The National Council of Resistance of Iran (NCRI) has released a major report revealing the three red lines the Iranian regime will not cross during nuclear negotiations with world powers.
Alireza Jafarzadeh, Deputy Director of the NCRI’s US Representative Office, unveiled the results of the expose during an online briefing with journalists from around the world on Thursday.
The report’s key findings claim that Supreme Leader Ali Khamenei has insisted:
- Western inspectors must not be given any access to military sites;
- Western inspectors must not be given any access to Iranian nuclear scientists;
- Iran’s nuclear Research and Development (R&D) program must continue.
“The above three points constitute the main pillars of the military aspect of the Iranian nuclear program,” the report states. “In other words, the main redlines for Khamenei have been to maintain the most crucial and fundamental aspects of the nuclear weapons program and he has reiterated this time and again.”
The report goes on to stress that “the framework that Khamenei has specified, and which the regime’s senior officials have been in consensus with him on, has been that the talks must only focus on previously revealed sites, projects and aspects of the nuclear program that cannot be denied.”
“In the meantime, the apparatus in its entirety, especially the weaponization aspect and its various branches, must remain untouched, intact and not mentioned in the talks at all.
“Attention and focus in this regard should be marginalized and made a secondary issues in the talks.”
The report, compiled by the NCRI’s US Representative Office in Washington, casts new light on Tehran’s 12 years of ‘negotiations’ with the EU3 and P5+1.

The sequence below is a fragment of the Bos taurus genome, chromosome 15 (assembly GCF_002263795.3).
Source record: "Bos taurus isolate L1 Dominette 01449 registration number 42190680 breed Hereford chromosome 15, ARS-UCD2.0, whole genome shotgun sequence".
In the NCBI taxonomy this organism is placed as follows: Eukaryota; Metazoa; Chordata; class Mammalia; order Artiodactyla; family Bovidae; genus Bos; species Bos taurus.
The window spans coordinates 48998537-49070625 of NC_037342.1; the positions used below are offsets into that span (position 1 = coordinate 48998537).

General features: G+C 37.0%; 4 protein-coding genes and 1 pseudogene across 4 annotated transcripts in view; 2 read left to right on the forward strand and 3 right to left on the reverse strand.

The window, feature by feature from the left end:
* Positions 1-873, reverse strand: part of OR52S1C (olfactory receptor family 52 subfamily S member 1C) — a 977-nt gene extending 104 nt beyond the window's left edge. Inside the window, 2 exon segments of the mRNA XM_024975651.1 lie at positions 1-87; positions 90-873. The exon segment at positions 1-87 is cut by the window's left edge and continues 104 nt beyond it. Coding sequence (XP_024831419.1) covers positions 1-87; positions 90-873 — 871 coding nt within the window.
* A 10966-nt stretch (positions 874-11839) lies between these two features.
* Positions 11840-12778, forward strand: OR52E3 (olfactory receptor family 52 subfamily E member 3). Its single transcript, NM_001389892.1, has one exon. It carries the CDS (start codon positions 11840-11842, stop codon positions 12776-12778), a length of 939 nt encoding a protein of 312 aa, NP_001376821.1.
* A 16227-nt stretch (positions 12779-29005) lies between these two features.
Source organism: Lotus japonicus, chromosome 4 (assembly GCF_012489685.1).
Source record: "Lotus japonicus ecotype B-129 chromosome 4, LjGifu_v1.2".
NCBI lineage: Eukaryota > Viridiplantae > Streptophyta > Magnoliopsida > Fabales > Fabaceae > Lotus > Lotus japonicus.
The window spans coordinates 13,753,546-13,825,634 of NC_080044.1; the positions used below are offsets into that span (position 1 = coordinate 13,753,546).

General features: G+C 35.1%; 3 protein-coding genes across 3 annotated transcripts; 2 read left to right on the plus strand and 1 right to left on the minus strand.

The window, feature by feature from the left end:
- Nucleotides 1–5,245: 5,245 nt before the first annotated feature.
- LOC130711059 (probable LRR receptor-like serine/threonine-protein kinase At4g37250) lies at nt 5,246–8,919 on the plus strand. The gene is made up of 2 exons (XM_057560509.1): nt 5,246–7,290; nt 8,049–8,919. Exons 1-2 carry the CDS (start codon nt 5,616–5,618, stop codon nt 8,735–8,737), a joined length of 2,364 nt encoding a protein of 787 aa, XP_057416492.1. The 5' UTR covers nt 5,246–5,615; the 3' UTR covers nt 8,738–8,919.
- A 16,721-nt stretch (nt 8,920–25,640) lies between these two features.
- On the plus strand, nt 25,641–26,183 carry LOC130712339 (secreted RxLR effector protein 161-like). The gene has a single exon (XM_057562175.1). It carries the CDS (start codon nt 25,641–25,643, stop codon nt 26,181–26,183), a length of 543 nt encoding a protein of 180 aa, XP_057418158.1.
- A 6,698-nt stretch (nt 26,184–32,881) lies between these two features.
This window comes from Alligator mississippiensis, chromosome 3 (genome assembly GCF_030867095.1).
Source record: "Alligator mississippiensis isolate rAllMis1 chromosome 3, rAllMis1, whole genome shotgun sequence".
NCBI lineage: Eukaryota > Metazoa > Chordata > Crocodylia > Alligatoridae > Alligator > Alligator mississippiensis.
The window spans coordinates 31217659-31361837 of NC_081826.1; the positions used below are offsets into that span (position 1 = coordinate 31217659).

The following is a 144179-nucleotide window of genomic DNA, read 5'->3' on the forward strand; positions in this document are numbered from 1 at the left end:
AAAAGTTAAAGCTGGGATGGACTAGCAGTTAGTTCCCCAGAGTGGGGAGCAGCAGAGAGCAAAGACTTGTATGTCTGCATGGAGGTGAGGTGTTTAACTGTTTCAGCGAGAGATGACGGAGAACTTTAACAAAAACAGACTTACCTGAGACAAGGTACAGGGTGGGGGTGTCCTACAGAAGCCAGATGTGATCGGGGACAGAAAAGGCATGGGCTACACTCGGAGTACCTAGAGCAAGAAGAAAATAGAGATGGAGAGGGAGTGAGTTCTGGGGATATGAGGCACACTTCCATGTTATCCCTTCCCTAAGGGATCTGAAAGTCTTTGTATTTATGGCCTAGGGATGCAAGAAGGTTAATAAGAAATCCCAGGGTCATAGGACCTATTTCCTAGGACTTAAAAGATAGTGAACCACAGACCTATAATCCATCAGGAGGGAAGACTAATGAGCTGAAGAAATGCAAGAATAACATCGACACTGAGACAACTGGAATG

Its findings can throw into doubt the chances of Britain, China, France, Russia, the US and Germany reaching a nuclear pact with Tehran by June 30 to halt its nuclear efforts in return for sanctions relief.
The report goes on to claim that the “deceitful” clerical regime in Tehran has deliberately focused on “trust building” rather than “transparency” in order to keep the international community at arm’s length.
It adds that one of the main arguments the mullahs have used has focused on the supposed fatwa made by Khamenei that allegedly declared nuclear weapons and other Weapons of Mass Destruction forbidden.
“A bit of scrutiny reveals that the purpose of such a fatwa is purely for deceiving the international community and devoid of any value, since there has never been any written document against nuclear arms in Khamenei’s handwriting and carrying his stamp.
“It is standard practice for all fatwas to be produced in this way and distributed via the press or official websites. Furthermore, not all prohibitory fatwas are binding for the government or officials.”
The report focused on two periods of intense negotiations between the world powers and the regime (2003-04 and 2013-15), and lists seven principles of Tehran’s approach to the talks:
- Decisions are made at the highest levels of the Iranian regime, with the regime’s Supreme Leader Ali Khamenei playing the most important role;
- As far as Tehran is concerned, the military dimensions of the nuclear program must be removed wherever possible from the talks;
- Only talk about disclosed sites;
- Stall any discussions with the International Atomic Energy Agency;
- Keep the entire nuclear infrastructure;
- Build trust verbally and only issue verbal promises;
- Keep the talks alive to prevent the international community from adopting any resolute policy towards Iran so the nuclear program may continue.
The report draws on classified information obtained from inside the regime, the memoirs of current President Hassan Rouhani – chief nuclear negotiator in talks with the EU3 in 2003 and 2004 – and statements from Khamenei and other officials.